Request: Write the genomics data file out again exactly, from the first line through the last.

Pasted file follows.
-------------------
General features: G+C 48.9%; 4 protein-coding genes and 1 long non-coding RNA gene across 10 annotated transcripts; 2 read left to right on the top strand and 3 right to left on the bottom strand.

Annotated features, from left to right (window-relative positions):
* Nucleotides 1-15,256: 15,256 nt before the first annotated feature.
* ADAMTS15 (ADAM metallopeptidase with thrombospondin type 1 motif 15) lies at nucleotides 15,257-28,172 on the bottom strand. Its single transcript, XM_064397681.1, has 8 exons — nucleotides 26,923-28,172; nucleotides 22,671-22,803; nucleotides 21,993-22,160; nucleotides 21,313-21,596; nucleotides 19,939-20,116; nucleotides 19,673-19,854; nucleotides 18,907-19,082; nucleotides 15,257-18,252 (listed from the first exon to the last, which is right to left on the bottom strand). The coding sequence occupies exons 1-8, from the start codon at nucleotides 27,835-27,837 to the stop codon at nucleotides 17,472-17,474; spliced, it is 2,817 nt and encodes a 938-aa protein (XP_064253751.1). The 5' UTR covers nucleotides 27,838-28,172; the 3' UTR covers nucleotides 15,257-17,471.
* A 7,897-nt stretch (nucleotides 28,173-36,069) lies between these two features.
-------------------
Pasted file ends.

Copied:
General features: G+C 48.9%; 4 protein-coding genes and 1 long non-coding RNA gene across 10 annotated transcripts; 2 read left to right on the top strand and 3 right to left on the bottom strand.

Annotated features, from left to right (window-relative positions):
* Nucleotides 1-15,256: 15,256 nt before the first annotated feature.
* ADAMTS15 (ADAM metallopeptidase with thrombospondin type 1 motif 15) lies at nucleotides 15,257-28,172 on the bottom strand. Its single transcript, XM_064397681.1, has 8 exons — nucleotides 26,923-28,172; nucleotides 22,671-22,803; nucleotides 21,993-22,160; nucleotides 21,313-21,596; nucleotides 19,939-20,116; nucleotides 19,673-19,854; nucleotides 18,907-19,082; nucleotides 15,257-18,252 (listed from the first exon to the last, which is right to left on the bottom strand). The coding sequence occupies exons 1-8, from the start codon at nucleotides 27,835-27,837 to the stop codon at nucleotides 17,472-17,474; spliced, it is 2,817 nt and encodes a 938-aa protein (XP_064253751.1). The 5' UTR covers nucleotides 27,838-28,172; the 3' UTR covers nucleotides 15,257-17,471.
* A 7,897-nt stretch (nucleotides 28,173-36,069) lies between these two features.